We would do well to remember that at this point of salvation history, there was no Christianity, there wasn't even Judaism.  Mankind had just failed in their ultimate act of rebellion in the Tower of Babel, and the result was a perpetual rending asunder of humanity.  Out of this confusion and chaos, God calls Abram.  Now the classical understanding of this passage has always been that God showed Abram the land of Israel, and promised that land towards his descendants.  To Christians (possessing the fullness of revelation), though the original meaning remains true, we discover something far deeper:

By faith he that is called Abraham, obeyed to go out into a place which he was to receive for an inheritance; and he went out, not knowing whither he went.  By faith he abode in the land, dwelling in cottages, with Isaac and Jacob, the co-heirs of the same promise.  For he looked for a city that hath foundations; whose builder and maker is God....  All these died according to faith, not having received the promises, but beholding them afar off, and saluting them, and confessing that they are pilgrims and strangers on the earth. For they that say these things, do signify that they seek a country. And truly if they had been mindful of that from whence they came out, they had doubtless time to return. But now they desire a better, that is to say, a heavenly country. Therefore God is not ashamed to be called their God; for he hath prepared for them a city.(Hebrews 11:  8-10,13-16)
As with just about everything in the Old Testament, what is happening is but a sign of a greater reality that will come.  When Abraham looked at "the land" which God would give him, he was not looking at some mere human city.  Rather he was looking at heaven, that which God designed and prepared for them, and invites those who have faith to enter into.

What would we find in such a city?  We may perhaps best understand what we could have by seeing what the faithless were denied.  We can find that answer many times throughout the beautiful Psalms of David:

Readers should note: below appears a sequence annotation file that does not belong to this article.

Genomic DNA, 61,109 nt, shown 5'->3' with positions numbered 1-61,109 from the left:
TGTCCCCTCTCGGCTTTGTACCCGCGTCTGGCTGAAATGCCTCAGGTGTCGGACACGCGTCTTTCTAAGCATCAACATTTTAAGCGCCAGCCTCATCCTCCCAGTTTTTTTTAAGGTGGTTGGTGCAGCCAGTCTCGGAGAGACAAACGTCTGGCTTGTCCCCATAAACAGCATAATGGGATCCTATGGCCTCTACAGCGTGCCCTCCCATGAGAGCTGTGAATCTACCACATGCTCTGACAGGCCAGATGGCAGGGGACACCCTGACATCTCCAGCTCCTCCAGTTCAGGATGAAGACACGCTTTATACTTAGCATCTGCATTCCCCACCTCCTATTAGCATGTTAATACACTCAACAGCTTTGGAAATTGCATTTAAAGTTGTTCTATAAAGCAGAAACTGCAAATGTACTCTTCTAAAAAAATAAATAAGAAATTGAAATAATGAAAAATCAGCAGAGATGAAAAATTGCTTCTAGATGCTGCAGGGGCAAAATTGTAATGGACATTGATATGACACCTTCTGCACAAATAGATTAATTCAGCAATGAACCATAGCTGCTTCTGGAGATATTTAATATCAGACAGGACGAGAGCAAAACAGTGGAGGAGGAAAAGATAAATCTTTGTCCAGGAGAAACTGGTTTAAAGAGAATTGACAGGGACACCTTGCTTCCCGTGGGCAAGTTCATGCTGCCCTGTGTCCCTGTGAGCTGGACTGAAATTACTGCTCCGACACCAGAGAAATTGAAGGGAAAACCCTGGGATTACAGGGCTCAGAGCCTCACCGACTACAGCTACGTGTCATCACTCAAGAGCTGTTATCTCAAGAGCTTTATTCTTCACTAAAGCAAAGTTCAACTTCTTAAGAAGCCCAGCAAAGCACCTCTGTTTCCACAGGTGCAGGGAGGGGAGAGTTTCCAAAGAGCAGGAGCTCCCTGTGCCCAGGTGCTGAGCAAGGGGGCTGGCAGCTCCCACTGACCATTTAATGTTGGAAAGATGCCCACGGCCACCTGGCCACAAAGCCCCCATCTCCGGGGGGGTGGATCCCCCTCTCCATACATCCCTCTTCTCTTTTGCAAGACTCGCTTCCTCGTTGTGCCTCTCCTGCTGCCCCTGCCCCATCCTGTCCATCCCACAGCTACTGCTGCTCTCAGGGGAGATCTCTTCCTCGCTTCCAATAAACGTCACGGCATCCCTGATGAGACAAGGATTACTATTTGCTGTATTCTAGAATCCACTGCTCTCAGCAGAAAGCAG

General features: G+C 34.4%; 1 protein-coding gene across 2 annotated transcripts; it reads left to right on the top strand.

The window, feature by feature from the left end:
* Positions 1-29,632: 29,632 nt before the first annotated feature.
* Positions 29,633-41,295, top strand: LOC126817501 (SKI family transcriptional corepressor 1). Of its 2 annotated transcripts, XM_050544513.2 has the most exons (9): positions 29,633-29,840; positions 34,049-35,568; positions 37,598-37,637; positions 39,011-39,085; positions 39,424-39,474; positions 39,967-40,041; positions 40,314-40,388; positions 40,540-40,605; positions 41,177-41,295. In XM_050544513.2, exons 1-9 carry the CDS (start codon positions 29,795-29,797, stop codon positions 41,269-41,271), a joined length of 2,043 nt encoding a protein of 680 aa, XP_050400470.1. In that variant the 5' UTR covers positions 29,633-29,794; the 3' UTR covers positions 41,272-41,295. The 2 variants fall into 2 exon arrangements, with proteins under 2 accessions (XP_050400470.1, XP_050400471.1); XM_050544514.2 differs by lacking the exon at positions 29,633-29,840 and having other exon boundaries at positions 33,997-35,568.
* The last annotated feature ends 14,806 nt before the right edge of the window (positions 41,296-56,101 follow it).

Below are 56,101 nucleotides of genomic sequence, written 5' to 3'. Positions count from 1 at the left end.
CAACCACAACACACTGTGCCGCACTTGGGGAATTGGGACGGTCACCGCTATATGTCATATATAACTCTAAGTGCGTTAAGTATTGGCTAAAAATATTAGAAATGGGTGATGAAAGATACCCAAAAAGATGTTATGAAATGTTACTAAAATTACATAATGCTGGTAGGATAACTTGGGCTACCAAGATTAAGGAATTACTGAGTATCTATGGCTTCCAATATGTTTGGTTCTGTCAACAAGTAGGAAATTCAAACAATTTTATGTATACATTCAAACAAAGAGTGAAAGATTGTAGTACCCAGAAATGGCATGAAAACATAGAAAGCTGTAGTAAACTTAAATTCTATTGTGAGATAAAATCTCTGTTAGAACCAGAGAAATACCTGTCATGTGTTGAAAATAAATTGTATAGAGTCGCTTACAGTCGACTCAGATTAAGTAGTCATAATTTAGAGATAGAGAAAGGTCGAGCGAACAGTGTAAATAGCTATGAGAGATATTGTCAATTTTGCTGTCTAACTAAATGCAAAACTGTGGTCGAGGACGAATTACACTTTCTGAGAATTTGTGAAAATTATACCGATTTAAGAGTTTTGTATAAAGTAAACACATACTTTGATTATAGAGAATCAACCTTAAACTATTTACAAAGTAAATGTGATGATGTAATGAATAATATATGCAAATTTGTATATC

Lord, who shall dwell in thy tabernacle? or who shall rest in thy holy hill?  (Psalm 14:1)
Today if you shall hear his voice, harden not your hearts:  As in the provocation, according to the day of temptation in the wilderness: where your fathers tempted me, they proved me, and saw my works.  Forty years long was I offended with that generation, and I said: These always err in heart.
And these men have not known my ways: so I swore in my wrath that they shall not enter into my rest.  (Psalm 94:  8-11)
This last Psalm is of particular importance to us.  The writer of the Hebrews gives a rather lengthy commentary on this Psalm that needs to be quoted in full:

Take heed, brethren, lest perhaps there be in any of you an evil heart of unbelief, to depart from the living God.  But exhort one another every day, whilst it is called today, that none of you be hardened through the deceitfulness of sin.  For we are made partakers of Christ: yet so, if we hold the beginning of his substance firm unto the end.  While it is said, Today if you shall hear his voice, harden not your hearts, as in that provocation.  For some who heard did provoke: but not all that came out of Egypt by Moses. And with whom was he offended forty years? Was it not with them that sinned, whose carcasses were overthrown in the desert? And to whom did he swear, that they should not enter into his rest: but to them that were incredulous?  And we see that they could not enter in, because of unbelief.   Let us fear therefore lest the promise being left of entering into his rest, any of you should be thought to be wanting. For unto us also it hath been declared, in like manner as unto them. But the word of hearing did not profit them, not being mixed with faith of those things they heard.  For we, who have believed, shall enter into rest; as he said: As I have sworn in my wrath; If they shall enter into my rest; and this indeed when the works from the foundation of the world were finished.  For in a certain place he spoke of the seventh day thus: And God rested the seventh day from all his works.  And in this place again: If they shall enter into my rest. (Hebrews 3:12-16, 4:1-5)